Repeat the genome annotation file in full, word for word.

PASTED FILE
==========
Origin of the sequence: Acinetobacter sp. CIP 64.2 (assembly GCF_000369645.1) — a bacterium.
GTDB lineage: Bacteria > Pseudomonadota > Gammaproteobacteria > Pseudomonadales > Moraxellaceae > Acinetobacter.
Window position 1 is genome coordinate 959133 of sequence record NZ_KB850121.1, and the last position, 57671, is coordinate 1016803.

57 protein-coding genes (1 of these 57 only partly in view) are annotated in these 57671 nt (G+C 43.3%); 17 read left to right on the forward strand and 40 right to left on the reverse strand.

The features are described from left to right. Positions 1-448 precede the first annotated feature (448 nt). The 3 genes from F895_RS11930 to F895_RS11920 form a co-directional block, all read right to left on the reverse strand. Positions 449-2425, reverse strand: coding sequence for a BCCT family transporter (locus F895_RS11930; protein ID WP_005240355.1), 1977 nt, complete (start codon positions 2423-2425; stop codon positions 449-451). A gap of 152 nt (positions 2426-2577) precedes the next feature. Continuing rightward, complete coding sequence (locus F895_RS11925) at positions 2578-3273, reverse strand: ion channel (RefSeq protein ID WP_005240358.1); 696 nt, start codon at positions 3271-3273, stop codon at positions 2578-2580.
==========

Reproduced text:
Origin of the sequence: Acinetobacter sp. CIP 64.2 (assembly GCF_000369645.1) — a bacterium.
GTDB lineage: Bacteria > Pseudomonadota > Gammaproteobacteria > Pseudomonadales > Moraxellaceae > Acinetobacter.
Window position 1 is genome coordinate 959133 of sequence record NZ_KB850121.1, and the last position, 57671, is coordinate 1016803.

57 protein-coding genes (1 of these 57 only partly in view) are annotated in these 57671 nt (G+C 43.3%); 17 read left to right on the forward strand and 40 right to left on the reverse strand.

The features are described from left to right. Positions 1-448 precede the first annotated feature (448 nt). The 3 genes from F895_RS11930 to F895_RS11920 form a co-directional block, all read right to left on the reverse strand. Positions 449-2425, reverse strand: coding sequence for a BCCT family transporter (locus F895_RS11930; protein ID WP_005240355.1), 1977 nt, complete (start codon positions 2423-2425; stop codon positions 449-451). A gap of 152 nt (positions 2426-2577) precedes the next feature. Continuing rightward, complete coding sequence (locus F895_RS11925) at positions 2578-3273, reverse strand: ion channel (RefSeq protein ID WP_005240358.1); 696 nt, start codon at positions 3271-3273, stop codon at positions 2578-2580.